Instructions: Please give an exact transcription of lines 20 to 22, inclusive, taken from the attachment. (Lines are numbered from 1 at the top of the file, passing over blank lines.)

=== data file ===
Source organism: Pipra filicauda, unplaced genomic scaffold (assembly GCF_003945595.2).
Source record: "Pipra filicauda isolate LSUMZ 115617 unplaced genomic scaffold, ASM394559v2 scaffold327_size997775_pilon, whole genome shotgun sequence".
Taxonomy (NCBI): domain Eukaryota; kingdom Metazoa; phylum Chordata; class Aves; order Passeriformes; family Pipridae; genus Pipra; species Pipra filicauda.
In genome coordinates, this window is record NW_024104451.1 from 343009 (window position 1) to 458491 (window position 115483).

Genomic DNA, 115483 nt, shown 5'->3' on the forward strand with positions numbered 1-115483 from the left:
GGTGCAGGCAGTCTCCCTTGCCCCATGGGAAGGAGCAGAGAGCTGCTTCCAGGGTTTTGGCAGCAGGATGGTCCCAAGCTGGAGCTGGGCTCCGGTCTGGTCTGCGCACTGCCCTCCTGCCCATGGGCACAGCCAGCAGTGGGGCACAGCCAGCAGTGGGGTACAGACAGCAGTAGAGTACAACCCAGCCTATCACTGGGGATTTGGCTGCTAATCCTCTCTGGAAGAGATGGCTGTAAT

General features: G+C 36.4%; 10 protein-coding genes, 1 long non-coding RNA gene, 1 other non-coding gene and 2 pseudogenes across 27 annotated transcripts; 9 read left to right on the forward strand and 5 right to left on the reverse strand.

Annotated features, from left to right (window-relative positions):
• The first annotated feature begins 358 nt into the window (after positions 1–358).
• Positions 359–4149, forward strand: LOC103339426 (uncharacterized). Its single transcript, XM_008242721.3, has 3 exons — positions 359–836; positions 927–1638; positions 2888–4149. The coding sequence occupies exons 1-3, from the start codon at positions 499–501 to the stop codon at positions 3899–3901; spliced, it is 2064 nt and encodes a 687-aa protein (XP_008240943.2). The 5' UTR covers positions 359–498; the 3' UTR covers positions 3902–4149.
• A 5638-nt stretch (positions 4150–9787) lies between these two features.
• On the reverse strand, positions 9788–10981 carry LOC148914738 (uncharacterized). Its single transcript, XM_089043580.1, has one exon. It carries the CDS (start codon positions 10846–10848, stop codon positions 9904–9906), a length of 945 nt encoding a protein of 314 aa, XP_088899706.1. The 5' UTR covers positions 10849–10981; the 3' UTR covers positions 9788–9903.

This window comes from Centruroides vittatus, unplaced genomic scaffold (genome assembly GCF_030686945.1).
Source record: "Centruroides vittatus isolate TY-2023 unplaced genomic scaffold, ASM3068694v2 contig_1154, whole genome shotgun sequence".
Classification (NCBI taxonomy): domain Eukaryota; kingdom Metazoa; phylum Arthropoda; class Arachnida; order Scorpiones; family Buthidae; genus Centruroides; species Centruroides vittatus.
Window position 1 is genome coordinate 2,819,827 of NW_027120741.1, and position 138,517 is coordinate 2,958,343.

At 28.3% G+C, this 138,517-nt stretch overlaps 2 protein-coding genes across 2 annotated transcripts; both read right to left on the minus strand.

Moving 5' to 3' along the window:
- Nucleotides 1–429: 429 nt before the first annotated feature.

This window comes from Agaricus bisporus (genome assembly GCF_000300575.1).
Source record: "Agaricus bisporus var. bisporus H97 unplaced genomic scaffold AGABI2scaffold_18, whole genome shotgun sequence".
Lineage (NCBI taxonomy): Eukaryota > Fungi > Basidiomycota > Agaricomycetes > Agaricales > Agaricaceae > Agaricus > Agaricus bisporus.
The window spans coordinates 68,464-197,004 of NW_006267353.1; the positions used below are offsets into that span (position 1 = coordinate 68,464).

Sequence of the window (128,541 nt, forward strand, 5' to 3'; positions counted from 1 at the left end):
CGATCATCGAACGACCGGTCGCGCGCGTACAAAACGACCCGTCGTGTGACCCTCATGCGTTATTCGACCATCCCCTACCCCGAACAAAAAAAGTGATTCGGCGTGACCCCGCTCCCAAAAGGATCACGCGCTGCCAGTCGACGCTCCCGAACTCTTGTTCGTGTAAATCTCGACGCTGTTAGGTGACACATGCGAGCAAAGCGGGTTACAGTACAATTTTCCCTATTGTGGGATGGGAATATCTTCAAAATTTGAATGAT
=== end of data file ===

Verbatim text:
This window comes from Agaricus bisporus (genome assembly GCF_000300575.1).
Source record: "Agaricus bisporus var. bisporus H97 unplaced genomic scaffold AGABI2scaffold_18, whole genome shotgun sequence".
Lineage (NCBI taxonomy): Eukaryota > Fungi > Basidiomycota > Agaricomycetes > Agaricales > Agaricaceae > Agaricus > Agaricus bisporus.